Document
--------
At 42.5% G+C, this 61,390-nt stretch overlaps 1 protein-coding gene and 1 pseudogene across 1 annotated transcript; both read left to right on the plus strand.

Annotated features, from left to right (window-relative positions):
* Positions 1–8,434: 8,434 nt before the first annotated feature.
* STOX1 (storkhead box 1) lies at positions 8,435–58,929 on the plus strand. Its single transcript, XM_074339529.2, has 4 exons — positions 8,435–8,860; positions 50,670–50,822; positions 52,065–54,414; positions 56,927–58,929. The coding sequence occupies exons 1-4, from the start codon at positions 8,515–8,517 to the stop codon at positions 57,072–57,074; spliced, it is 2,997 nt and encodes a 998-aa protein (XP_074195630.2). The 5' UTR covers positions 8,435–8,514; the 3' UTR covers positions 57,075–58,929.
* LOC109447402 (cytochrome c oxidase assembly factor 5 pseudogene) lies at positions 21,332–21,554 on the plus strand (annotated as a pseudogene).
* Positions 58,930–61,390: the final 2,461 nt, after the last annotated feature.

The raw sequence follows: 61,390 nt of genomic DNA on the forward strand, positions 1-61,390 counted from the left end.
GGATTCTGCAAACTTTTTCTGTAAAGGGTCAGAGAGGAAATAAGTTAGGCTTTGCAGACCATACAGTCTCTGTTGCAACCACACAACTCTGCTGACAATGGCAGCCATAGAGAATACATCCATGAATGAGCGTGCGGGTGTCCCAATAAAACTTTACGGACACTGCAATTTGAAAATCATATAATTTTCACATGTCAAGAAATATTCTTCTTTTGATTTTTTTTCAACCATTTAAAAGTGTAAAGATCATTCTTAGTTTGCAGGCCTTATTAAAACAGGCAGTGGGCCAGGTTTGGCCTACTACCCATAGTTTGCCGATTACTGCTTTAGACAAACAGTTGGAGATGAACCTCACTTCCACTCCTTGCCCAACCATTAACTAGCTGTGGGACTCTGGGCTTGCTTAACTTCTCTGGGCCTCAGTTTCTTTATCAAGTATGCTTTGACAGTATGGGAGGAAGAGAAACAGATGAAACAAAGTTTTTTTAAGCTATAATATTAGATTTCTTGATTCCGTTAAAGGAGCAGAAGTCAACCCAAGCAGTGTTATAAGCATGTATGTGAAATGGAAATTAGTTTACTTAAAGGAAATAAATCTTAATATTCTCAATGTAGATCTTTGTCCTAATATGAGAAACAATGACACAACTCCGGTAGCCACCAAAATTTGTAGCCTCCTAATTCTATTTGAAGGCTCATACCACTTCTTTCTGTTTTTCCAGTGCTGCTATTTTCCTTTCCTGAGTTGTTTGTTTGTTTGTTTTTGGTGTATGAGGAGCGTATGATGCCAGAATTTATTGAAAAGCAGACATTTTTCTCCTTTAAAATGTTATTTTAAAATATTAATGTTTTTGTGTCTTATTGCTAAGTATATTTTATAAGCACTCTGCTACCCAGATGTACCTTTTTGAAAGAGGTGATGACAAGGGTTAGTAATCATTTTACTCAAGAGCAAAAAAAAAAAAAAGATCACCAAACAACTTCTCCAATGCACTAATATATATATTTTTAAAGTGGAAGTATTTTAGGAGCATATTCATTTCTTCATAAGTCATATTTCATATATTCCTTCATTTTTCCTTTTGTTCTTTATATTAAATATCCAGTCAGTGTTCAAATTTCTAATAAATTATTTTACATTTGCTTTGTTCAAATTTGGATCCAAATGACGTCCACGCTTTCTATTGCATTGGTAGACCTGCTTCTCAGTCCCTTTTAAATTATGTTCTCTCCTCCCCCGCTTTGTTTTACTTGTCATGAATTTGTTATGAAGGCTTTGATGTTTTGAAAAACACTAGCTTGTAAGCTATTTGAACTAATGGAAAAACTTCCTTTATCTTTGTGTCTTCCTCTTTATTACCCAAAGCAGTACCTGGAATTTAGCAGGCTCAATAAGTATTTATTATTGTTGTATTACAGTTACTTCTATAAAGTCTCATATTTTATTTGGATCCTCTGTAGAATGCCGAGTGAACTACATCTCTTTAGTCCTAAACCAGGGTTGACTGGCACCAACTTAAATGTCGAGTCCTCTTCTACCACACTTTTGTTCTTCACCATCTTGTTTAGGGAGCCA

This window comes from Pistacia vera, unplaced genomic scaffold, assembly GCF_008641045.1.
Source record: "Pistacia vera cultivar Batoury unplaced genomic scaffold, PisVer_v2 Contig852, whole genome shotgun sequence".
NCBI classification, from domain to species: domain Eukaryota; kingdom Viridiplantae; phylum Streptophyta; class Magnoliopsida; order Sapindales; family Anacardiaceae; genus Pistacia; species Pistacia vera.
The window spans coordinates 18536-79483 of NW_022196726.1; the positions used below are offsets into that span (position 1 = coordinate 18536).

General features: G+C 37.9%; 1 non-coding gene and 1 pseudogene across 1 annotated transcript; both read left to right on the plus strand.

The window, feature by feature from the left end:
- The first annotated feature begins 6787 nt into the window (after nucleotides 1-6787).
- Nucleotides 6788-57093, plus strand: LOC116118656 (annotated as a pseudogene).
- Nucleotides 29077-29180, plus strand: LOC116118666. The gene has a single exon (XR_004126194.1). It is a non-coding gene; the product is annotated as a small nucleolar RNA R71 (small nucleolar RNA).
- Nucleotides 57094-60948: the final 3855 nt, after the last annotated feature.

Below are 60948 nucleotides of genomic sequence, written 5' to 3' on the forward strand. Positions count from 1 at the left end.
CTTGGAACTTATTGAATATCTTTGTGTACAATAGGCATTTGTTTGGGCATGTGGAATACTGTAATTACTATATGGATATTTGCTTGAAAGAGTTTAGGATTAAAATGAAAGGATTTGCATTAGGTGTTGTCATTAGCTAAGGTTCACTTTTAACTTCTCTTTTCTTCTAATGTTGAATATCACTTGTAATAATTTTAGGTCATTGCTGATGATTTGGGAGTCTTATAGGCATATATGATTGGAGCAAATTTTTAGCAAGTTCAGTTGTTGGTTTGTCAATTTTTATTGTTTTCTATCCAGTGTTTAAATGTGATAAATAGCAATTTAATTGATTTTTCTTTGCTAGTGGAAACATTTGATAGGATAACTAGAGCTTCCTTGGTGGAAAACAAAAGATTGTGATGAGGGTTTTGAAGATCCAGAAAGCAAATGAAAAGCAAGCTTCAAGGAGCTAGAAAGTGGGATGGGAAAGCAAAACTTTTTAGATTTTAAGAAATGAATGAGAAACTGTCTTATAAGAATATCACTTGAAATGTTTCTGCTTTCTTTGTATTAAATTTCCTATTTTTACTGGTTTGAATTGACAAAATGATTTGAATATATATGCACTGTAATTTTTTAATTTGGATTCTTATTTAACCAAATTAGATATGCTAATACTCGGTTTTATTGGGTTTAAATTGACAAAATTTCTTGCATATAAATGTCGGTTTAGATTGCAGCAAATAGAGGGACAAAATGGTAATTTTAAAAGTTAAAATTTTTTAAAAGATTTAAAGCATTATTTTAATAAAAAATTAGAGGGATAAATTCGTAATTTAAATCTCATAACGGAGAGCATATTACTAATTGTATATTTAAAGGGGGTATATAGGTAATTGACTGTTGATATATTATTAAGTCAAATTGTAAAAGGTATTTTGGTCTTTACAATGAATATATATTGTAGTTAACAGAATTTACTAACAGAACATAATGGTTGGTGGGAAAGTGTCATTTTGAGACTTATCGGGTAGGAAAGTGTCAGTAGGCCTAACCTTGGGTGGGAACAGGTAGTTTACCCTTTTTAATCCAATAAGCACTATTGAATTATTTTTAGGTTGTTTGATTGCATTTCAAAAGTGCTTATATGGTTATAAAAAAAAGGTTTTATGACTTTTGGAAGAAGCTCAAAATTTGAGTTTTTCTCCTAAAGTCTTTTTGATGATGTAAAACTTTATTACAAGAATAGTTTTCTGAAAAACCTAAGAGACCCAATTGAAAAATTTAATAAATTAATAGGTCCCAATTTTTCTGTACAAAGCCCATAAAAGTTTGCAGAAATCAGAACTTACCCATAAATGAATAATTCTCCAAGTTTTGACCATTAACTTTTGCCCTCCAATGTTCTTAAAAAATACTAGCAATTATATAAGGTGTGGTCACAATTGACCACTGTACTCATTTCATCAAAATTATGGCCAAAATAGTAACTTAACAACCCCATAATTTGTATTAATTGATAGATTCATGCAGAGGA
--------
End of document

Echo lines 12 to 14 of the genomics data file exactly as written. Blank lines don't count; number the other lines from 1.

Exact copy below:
The window spans coordinates 18536-79483 of NW_022196726.1; the positions used below are offsets into that span (position 1 = coordinate 18536).

General features: G+C 37.9%; 1 non-coding gene and 1 pseudogene across 1 annotated transcript; both read left to right on the plus strand.

The window, feature by feature from the left end: